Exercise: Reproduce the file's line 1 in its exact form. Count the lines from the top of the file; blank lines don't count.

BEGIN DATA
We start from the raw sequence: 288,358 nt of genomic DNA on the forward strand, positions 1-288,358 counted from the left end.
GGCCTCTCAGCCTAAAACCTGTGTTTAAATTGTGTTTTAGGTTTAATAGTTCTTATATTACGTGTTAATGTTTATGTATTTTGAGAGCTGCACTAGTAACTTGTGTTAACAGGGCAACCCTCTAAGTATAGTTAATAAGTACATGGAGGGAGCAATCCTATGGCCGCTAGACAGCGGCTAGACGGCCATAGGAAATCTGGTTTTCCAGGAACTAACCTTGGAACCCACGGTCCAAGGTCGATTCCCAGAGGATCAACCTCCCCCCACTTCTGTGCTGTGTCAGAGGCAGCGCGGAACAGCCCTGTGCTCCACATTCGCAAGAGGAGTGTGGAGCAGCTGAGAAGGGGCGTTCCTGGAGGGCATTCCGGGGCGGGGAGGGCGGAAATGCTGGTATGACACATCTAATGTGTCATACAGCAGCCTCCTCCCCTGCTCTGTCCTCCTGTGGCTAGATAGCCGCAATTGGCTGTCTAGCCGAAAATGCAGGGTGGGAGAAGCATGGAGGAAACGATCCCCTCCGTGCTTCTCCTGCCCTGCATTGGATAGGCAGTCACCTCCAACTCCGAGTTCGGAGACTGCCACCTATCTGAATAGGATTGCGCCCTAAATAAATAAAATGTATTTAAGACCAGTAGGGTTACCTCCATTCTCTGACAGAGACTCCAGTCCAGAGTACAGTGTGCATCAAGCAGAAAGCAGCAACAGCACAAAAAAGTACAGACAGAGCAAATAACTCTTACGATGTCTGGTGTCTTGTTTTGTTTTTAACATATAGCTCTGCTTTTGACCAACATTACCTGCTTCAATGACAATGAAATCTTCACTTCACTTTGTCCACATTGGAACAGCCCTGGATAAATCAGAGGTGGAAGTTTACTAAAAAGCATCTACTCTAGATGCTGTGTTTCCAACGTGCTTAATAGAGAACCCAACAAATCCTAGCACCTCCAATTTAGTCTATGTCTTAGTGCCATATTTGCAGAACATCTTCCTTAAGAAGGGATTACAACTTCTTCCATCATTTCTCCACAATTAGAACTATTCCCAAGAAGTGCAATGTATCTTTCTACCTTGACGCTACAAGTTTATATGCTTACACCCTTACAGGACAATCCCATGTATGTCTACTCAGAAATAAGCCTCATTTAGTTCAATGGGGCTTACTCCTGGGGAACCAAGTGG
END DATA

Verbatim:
We start from the raw sequence: 288,358 nt of genomic DNA on the forward strand, positions 1-288,358 counted from the left end.